Brobostigon handwaves this in one of his emails: Each body part has a security chip called the "Metamor" that causes the item to change shape when removed from Titania's core.
Magic Countdown: Parodied. The bomb, once armed, would begin to audibly count down, get distracted and lose its place and have to start over. A lot.
Moon Logic Puzzle: Of course you need to cover the chicken in mustard sauce before you send it...
Old Soldier: The LiftBot. Shout-Out to real life - ex-servicemen lift operators used to be a common sight in the UK.
Nobby: Between ourselves I'd rather be trotting up the ha'aqa bin-j'Jabbli in my p'narma hat, heading for the rebel headquarters with a grenade under my q'jinjan.
Polly Wants a Microphone: There is a talking parrot on board, located in the unfinished ballroom. It belonged to one of the people building the ship.
Stop Poking Me: Repeatedly clicking on the bomb after arming it will cause it to become increasingly annoyed, eventually screaming at the player that "NO! MEANS! NO!" before breaking down sobbing. You can annoy it even further by hitting the glass-shielded button with a hammer you pick up later. Also, prodding the Maitre d'Bot's "Achilles' buttock" results in this.
Alternate Continuity: Rather obvious for the story itself, but one of the glaring points different from the game is how Scraliontis died: Where here he falls down the Central Well, in the game he died in a bowl of food in the 1st class restaraunt during the fight with Leovinus.
Disney Villain Death: Scraliontis falls to his death when he makes the mistake on leaning on a railing when attacked by the parrot, as they were poorly made due to cutting corners in the starship's development to "finish" it.
Heel Realization: As he is unable to communicate with Earthlings, Levonius can only pass time in his cell in Oxfordshire police station by pondering his life, and comes to realization about how much of a bad person he has become.
Hero of Another Story: The Yassaccan who looks over the captured protagonists is revealed to be a leader of Yassaccan smuggling ring, who joined the others to board the starship in hopes of securing loot afterwards. As soon as this is revealed, the book notes that this is "an another story" and he isn't mentioned again.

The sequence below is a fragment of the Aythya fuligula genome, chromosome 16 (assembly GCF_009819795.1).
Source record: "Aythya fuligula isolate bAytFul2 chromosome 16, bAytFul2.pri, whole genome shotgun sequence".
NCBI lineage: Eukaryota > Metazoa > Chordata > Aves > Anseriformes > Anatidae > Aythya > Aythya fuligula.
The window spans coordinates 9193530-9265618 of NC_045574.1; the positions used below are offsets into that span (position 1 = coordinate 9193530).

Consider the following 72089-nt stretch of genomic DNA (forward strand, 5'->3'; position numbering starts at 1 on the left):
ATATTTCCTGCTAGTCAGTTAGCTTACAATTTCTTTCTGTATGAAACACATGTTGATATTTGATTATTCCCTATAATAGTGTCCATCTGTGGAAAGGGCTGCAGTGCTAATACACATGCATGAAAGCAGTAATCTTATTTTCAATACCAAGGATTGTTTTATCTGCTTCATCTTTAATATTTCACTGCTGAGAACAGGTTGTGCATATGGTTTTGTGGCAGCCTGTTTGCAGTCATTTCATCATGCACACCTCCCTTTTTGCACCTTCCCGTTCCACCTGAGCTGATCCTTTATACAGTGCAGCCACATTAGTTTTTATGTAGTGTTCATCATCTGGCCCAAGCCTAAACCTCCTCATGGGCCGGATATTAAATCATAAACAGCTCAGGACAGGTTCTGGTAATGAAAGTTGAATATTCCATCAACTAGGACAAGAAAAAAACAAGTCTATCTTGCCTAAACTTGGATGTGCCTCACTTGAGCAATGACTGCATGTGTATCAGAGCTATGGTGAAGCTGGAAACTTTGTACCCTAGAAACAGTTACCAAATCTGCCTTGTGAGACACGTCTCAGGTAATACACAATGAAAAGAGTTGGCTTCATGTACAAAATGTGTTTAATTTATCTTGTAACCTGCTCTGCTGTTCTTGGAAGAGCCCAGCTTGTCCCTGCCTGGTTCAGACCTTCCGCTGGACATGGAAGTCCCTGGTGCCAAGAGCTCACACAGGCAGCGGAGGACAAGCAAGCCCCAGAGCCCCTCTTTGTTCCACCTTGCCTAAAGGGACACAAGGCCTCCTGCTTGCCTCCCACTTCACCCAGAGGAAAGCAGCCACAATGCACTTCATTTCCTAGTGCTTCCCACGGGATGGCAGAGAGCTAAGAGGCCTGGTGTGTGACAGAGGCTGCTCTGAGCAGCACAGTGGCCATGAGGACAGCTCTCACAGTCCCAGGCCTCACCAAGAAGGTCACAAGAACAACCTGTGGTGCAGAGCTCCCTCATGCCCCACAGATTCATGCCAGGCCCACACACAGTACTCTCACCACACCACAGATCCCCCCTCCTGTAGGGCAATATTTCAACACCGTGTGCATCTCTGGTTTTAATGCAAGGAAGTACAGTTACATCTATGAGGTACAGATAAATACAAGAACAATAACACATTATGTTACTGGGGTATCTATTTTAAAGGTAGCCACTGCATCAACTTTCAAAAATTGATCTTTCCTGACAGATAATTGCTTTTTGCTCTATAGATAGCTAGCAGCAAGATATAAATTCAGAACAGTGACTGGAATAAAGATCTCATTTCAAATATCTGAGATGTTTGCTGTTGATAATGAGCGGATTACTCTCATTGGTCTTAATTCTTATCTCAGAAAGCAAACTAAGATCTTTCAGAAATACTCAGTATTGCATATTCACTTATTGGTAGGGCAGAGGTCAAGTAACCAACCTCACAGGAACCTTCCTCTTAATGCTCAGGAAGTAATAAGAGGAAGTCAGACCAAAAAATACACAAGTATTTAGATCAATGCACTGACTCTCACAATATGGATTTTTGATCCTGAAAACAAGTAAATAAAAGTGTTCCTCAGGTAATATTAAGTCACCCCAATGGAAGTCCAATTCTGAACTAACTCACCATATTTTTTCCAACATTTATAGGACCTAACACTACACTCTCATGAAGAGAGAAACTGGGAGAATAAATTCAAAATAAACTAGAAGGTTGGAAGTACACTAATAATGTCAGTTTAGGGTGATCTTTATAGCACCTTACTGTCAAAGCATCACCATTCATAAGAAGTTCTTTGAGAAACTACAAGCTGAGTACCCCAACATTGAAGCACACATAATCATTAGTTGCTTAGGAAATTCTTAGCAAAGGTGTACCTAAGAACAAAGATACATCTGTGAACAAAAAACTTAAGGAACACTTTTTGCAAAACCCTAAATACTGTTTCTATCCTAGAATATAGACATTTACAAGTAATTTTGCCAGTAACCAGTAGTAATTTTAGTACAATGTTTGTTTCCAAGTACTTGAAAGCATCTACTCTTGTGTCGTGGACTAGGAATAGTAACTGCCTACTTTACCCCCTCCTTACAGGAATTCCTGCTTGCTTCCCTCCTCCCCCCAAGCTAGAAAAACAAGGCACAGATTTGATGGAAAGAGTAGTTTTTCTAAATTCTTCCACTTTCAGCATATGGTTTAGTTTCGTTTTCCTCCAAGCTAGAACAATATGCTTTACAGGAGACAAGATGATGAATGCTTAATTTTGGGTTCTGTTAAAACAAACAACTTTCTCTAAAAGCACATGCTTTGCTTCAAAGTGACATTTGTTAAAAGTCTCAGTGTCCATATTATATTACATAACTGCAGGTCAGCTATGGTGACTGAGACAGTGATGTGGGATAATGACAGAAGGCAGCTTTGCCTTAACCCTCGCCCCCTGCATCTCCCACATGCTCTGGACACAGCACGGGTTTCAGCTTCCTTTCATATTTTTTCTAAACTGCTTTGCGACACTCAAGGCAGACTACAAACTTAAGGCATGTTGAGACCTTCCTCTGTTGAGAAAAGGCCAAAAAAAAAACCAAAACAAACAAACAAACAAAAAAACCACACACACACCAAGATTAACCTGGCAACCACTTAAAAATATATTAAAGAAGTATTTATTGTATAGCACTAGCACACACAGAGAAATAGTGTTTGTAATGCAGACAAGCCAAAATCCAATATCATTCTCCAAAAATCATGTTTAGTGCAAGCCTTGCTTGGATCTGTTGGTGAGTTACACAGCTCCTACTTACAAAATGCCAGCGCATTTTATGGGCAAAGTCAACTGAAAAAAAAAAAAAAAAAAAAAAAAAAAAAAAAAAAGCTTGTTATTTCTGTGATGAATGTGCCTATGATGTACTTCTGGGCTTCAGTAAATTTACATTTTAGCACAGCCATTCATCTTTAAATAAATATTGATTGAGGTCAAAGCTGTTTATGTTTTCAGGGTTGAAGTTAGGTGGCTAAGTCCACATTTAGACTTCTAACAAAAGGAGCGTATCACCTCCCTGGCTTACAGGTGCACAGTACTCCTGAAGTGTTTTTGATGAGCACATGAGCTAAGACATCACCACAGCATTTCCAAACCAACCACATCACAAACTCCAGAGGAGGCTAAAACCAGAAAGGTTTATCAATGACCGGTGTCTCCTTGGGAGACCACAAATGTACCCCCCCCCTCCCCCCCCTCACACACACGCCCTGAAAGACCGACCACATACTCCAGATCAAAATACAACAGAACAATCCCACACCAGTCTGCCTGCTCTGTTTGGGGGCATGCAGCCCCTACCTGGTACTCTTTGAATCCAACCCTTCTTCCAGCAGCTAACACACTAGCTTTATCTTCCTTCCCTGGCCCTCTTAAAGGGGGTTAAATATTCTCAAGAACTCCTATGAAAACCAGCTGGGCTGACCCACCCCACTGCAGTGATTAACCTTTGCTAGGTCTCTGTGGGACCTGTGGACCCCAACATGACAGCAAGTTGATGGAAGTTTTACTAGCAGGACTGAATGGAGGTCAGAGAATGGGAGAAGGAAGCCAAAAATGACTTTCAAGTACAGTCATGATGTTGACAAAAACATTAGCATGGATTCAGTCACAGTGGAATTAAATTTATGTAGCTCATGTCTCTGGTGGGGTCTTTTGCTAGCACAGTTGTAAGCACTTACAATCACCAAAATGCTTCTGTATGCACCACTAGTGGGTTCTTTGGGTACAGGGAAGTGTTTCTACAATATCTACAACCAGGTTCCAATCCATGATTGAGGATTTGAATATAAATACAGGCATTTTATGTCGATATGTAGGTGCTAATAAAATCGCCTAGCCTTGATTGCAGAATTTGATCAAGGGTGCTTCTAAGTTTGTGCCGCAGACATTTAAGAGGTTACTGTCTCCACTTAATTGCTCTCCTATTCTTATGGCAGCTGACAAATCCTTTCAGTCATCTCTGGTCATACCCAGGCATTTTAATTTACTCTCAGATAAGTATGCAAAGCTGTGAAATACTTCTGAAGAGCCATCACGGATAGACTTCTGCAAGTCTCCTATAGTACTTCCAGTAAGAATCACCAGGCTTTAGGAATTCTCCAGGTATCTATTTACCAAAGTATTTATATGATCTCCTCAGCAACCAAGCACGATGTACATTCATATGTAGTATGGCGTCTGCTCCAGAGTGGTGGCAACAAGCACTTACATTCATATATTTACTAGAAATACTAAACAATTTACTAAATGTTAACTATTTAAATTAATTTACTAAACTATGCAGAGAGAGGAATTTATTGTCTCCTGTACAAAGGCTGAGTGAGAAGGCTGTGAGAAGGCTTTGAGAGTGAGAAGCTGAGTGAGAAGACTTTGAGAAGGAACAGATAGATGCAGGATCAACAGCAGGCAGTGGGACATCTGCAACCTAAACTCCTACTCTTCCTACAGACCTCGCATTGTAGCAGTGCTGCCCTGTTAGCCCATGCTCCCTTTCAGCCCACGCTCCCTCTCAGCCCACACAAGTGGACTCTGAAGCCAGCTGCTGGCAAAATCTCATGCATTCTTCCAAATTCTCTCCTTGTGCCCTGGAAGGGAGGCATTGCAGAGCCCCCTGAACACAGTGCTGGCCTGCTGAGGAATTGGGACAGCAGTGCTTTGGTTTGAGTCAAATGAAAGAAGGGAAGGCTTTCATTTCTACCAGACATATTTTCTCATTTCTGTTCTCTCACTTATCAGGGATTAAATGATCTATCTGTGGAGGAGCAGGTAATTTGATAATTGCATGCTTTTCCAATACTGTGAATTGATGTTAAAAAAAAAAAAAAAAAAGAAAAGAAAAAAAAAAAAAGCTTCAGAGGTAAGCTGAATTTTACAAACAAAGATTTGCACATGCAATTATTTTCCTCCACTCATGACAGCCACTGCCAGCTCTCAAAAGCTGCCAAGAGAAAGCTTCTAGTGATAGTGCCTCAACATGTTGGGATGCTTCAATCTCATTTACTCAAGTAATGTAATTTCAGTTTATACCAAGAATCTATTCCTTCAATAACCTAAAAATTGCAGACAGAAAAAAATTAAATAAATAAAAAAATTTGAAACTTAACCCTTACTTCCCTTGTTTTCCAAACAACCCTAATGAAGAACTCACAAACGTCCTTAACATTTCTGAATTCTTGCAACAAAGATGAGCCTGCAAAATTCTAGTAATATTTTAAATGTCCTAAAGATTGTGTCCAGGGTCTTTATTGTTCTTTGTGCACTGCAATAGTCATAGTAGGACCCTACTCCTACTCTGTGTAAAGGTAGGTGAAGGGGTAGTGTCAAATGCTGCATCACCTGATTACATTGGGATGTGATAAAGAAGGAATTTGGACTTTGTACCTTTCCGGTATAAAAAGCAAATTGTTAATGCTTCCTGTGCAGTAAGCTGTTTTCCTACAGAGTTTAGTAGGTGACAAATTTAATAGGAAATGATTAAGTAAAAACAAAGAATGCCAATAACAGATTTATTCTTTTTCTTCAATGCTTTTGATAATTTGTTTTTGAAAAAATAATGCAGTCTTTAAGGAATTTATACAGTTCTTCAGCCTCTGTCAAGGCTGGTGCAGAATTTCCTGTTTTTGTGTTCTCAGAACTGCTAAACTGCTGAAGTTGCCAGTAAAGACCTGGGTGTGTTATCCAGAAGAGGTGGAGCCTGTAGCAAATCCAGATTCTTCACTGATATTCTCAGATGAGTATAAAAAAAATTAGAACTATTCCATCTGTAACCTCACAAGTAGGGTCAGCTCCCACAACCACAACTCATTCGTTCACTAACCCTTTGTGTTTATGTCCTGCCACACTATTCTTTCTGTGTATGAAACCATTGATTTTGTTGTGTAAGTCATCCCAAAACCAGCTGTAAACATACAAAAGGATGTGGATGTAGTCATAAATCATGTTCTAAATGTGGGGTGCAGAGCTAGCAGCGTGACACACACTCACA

His Name Really Is Barkeep: By an ancient law, Blerontinian journalists are deemed to only go by as "The Journalists", in order to make sure that a "cult of personality" doesn't build around them.
In My Language That Sounds Like: When Lucy tells her name to The Journalist, he tells her that in his language her name is really funny, but refuses to tell her what it means.
Insurance Fraud: Starship's investors Scraliontis and Brobostignon arranged the ship's disappearance and upcoming detonation to collect its insurance money, as its massive scale proved to be a financial failure. This is also hinted at in the game's emails.
Mistaken for Murderer: When Lucy meets The Journalist for the first time, she finds him covered (in his own) blood and investigating Scraliontis's corpse. She comes to conclusion that he is murderer. The fact that he ties her down after she tries to run away from him doesn't help matters.
Planet of Hats: Yassacca, which hat is building and repairing things. When a group of them attack the starship, they fire on it, and fix it immediately afterwards.
Pre-Climax Climax: Thinking that the ship is about to blow up, Lucy jumps The Journalist's bones.
Reverse Mole: In the end, the parrot is revealed to be an undercover agent working for the Yansaccans.
Similarly Named Works: Used In-universe. While being interrogated by Bolfass, The Journalist tells him that he can only give him his name, rank and number. Bolfass then tells him that "this isn't The Great Escape". A footnote regarding this statement tells that he refers to similarly named and plotted Yassaccan film. Which also stars Steve McQueen.
Smarter Than You Look: Early in the book, Nettie is held as a blonde bimbo. Then it turns out she is really smart, and gets even smarter when she is sucked into the black hole in the starship's engine room.